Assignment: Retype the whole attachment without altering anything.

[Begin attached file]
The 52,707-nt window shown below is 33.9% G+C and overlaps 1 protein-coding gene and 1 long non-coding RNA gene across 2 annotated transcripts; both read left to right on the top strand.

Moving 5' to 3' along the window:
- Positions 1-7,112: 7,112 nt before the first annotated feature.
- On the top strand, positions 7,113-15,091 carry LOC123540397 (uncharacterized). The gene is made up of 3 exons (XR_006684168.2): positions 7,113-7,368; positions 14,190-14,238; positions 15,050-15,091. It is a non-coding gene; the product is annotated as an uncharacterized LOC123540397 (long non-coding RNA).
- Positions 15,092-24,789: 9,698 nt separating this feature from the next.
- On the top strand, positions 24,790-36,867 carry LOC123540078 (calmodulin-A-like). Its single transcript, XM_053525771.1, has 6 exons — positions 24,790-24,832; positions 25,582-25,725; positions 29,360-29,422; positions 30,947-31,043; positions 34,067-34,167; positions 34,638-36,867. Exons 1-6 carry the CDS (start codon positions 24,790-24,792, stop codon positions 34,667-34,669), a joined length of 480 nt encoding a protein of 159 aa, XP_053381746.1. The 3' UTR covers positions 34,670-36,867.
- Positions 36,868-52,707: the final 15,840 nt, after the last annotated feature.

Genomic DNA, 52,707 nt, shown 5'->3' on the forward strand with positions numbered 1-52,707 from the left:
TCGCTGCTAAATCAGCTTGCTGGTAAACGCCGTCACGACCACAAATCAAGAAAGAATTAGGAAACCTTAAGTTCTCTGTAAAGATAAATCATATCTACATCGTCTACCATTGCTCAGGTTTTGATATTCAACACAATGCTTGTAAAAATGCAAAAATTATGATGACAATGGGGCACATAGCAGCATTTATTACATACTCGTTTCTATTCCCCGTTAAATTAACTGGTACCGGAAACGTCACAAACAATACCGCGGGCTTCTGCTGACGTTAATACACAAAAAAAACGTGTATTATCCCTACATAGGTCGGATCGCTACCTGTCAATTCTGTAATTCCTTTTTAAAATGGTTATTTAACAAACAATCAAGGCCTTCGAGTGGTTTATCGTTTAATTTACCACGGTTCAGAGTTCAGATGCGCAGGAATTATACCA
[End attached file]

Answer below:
The 52,707-nt window shown below is 33.9% G+C and overlaps 1 protein-coding gene and 1 long non-coding RNA gene across 2 annotated transcripts; both read left to right on the top strand.

Moving 5' to 3' along the window:
- Positions 1-7,112: 7,112 nt before the first annotated feature.
- On the top strand, positions 7,113-15,091 carry LOC123540397 (uncharacterized). The gene is made up of 3 exons (XR_006684168.2): positions 7,113-7,368; positions 14,190-14,238; positions 15,050-15,091. It is a non-coding gene; the product is annotated as an uncharacterized LOC123540397 (long non-coding RNA).
- Positions 15,092-24,789: 9,698 nt separating this feature from the next.
- On the top strand, positions 24,790-36,867 carry LOC123540078 (calmodulin-A-like). Its single transcript, XM_053525771.1, has 6 exons — positions 24,790-24,832; positions 25,582-25,725; positions 29,360-29,422; positions 30,947-31,043; positions 34,067-34,167; positions 34,638-36,867. Exons 1-6 carry the CDS (start codon positions 24,790-24,792, stop codon positions 34,667-34,669), a joined length of 480 nt encoding a protein of 159 aa, XP_053381746.1. The 3' UTR covers positions 34,670-36,867.
- Positions 36,868-52,707: the final 15,840 nt, after the last annotated feature.

Genomic DNA, 52,707 nt, shown 5'->3' on the forward strand with positions numbered 1-52,707 from the left:
TCGCTGCTAAATCAGCTTGCTGGTAAACGCCGTCACGACCACAAATCAAGAAAGAATTAGGAAACCTTAAGTTCTCTGTAAAGATAAATCATATCTACATCGTCTACCATTGCTCAGGTTTTGATATTCAACACAATGCTTGTAAAAATGCAAAAATTATGATGACAATGGGGCACATAGCAGCATTTATTACATACTCGTTTCTATTCCCCGTTAAATTAACTGGTACCGGAAACGTCACAAACAATACCGCGGGCTTCTGCTGACGTTAATACACAAAAAAAACGTGTATTATCCCTACATAGGTCGGATCGCTACCTGTCAATTCTGTAATTCCTTTTTAAAATGGTTATTTAACAAACAATCAAGGCCTTCGAGTGGTTTATCGTTTAATTTACCACGGTTCAGAGTTCAGATGCGCAGGAATTATACCA